Tuesday 3 February 2015

Ride Safe - Be Seen! Safety Apparel for Urban Commuters.

Safety apparel has always been less than flattering, and whats worse is there isn't an alternative available. In our initial research of the market, we visited almost every on-line bike shop in Canada and couldn't find anyone selling reflective shirts. Sure we found a few jackets and bags that had minimal reflective trim but for the most part the choices were pretty grim. Your options are looking like a street pylon or my favourite, airport ground crew or squeezing into ridiculously tight spandex you can barely breath in, I mean you might as well be wearing Spanx! 
So we sacrifice our safety in fear of being seen in those hideous reflective vests, but nighttime visibility is one of the main reasons for motor vehicle and cyclist collisions. That's why we feel its so important to BE SEEN at night and any additional visibility  above the law required front white light and awful plastic rear red reflector, will help to increase your safety when riding at night.


REFLX Reflective Apparel, is safety wear for urban commuters.  Whether you cycle, ride or run, our line is designed to provide 360° visibility so that you can BE SEEN at night. We ensure the highest level of reflectivity in all our products by only using 3M™ Scotchlite™ Reflective Material who pioneered Retroreflection technology over 50 years ago.

Retroreflection occurs when incoming light beams bend as they pass through the front surface of each glass bead and reflects off a mirrored surface behind the bead back towards the light source. That's why Retroreflective materials appear brightest to drivers who are located near the car headlights.

Here are a few examples of our designs.

Daytime (front)
Nighttime (front)

Each design follows the human form by placing 3M reflective material on the font back and arms proving 360° visibility.

Daytime (back)
Nighttime (back)

Mens T-shirts are 100% pre-shrunk cotton.
Mens DRI-FLX shirts are made from incredibly soft, lightweight, and breathable 100% polyester Jersey Knit. AquaFX wicking properties and Freshcare anti-microbial treatment help keep sweat and odor at bay.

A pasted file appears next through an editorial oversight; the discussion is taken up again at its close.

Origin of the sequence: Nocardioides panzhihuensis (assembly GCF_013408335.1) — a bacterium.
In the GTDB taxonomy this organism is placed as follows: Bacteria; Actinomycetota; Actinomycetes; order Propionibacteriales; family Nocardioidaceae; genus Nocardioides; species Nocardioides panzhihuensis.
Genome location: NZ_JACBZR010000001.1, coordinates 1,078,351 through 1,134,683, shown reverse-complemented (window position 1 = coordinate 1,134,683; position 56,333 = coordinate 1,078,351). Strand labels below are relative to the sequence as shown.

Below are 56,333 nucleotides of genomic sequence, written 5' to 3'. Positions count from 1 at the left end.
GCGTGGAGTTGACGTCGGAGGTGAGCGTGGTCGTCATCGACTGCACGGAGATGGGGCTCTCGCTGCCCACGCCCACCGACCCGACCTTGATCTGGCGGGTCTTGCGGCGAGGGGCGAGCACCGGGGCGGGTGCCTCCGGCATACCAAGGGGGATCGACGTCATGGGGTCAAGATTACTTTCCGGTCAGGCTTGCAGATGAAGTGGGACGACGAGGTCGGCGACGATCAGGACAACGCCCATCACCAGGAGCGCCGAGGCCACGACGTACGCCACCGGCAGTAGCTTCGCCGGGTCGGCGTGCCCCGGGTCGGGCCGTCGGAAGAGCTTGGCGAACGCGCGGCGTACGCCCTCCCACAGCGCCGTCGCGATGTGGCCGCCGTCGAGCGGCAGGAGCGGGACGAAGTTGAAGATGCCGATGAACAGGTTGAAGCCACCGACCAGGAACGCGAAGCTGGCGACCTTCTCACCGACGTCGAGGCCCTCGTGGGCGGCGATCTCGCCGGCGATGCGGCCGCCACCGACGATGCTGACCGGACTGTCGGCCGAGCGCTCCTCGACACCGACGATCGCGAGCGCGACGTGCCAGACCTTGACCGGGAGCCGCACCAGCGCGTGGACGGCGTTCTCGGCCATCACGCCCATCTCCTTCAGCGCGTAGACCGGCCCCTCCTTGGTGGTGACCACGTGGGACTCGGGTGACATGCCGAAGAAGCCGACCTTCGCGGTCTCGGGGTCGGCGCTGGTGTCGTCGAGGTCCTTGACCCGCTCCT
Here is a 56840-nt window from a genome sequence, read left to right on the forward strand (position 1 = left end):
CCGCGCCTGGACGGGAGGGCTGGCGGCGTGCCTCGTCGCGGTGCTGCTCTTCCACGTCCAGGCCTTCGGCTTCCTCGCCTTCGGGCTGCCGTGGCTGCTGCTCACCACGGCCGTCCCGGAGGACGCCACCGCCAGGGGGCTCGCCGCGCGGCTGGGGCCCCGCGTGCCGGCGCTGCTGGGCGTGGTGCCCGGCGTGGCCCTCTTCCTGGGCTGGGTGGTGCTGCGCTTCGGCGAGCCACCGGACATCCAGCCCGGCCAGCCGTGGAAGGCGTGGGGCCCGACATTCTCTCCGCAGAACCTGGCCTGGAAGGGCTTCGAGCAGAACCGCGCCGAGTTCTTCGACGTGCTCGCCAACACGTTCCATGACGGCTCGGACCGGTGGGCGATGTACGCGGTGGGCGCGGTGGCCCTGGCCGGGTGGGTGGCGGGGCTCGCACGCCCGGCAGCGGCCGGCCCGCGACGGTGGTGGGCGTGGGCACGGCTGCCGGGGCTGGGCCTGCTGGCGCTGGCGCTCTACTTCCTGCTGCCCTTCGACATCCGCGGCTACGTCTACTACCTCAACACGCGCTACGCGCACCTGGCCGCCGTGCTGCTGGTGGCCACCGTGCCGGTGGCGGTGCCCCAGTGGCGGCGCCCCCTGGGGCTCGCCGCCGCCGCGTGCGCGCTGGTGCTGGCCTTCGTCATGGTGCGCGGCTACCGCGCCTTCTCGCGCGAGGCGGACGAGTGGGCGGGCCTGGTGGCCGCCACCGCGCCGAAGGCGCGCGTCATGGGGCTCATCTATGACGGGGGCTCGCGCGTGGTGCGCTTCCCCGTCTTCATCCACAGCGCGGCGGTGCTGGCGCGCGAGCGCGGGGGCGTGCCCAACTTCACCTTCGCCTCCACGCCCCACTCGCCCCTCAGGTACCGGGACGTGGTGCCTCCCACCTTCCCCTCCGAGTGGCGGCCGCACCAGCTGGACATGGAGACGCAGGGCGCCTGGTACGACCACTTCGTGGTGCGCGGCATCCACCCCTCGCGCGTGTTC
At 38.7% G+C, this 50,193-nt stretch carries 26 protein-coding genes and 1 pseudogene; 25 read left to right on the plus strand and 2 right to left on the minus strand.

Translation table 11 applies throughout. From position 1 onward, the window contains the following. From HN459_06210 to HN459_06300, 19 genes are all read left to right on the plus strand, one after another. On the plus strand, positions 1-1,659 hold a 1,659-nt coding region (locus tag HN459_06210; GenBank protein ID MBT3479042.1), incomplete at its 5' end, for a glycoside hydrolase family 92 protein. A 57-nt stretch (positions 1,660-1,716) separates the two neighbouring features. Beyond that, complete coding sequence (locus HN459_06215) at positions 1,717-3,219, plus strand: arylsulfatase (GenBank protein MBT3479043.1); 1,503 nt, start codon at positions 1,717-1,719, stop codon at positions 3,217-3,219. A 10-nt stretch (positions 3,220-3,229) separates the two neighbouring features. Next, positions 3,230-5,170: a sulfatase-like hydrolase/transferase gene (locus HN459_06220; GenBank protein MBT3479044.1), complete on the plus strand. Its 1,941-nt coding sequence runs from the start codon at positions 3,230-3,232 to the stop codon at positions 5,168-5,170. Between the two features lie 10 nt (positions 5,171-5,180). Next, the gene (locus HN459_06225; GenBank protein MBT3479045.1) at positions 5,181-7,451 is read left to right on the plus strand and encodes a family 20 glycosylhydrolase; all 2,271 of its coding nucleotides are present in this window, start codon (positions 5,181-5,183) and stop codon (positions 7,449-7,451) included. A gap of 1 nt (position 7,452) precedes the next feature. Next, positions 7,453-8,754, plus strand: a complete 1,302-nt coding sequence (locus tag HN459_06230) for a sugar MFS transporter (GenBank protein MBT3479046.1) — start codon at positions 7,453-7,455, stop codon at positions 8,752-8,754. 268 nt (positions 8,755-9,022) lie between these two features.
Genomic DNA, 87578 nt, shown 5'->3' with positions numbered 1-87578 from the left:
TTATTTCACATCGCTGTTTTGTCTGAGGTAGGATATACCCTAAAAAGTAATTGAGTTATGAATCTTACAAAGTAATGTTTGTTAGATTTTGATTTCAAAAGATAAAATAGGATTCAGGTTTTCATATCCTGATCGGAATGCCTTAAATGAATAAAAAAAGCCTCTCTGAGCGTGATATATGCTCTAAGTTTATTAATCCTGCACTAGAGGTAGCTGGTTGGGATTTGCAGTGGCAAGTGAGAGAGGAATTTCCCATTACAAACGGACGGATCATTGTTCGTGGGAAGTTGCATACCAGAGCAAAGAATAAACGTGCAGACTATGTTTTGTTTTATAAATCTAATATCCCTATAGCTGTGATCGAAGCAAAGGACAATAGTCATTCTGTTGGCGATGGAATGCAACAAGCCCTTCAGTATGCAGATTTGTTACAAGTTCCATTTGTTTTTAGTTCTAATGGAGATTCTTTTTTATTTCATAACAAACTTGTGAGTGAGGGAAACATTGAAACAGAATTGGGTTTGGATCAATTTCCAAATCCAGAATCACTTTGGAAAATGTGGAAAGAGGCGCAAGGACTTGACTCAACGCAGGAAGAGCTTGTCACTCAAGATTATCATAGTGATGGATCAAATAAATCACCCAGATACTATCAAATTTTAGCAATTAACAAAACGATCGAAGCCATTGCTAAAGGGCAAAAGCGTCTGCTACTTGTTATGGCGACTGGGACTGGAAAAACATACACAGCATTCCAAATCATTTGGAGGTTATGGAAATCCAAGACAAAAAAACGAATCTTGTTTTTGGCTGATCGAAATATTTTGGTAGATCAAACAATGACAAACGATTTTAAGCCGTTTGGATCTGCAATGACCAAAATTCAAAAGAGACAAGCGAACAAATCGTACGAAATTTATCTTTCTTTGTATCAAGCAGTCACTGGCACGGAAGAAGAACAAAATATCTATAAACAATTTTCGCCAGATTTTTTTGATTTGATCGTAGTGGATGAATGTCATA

Nighttime (front)

Nighttime (back)

Women's T-shirts are 95% cotton and 5% Lycra for that
comfortable fitted look.

          Nighttime (front)
Nighttime (back)

Mens Hoodie is a 14oz premium cotton fleece made from 75% cotton and 25% polyester.

Theres a trend happening in Toronto and in other major cities across Canada, we're seeing a huge increase in the number of urban commuters. Long gone are the days when we only cycled on the weekends for recreation. With traffic getting worse, transit fares continuing to increase, and new bike lanes being added, cycling is becoming a commuting solution. Whether you're cycling from work, to the gym, grocery shopping or just out for a ride, nighttime visibility is a safety issue snd its not surprising considering the lack of options currently available to consumers. 
Everybody wants to ride safe and BE SEEN and now you can with  REFLX Reflective Apparel.
Please visit www.reflx.ca for more innovative reflective designs and products.

Thursday 15 January 2015

My First Single Gear

1994 Wheeler Pro 2000

My fist bike was a kids Raleigh BMX soon after I inherited my uncles custom BMX he built, it was a white GT Performer with white 5 star rims. When Mountain bikes became available in the 90's I bought myself a Wheeler Pro 2000, which I still ride today. Recently I built my own Single-gear commuter bike and plan to share my experience the good the bad and the ugly.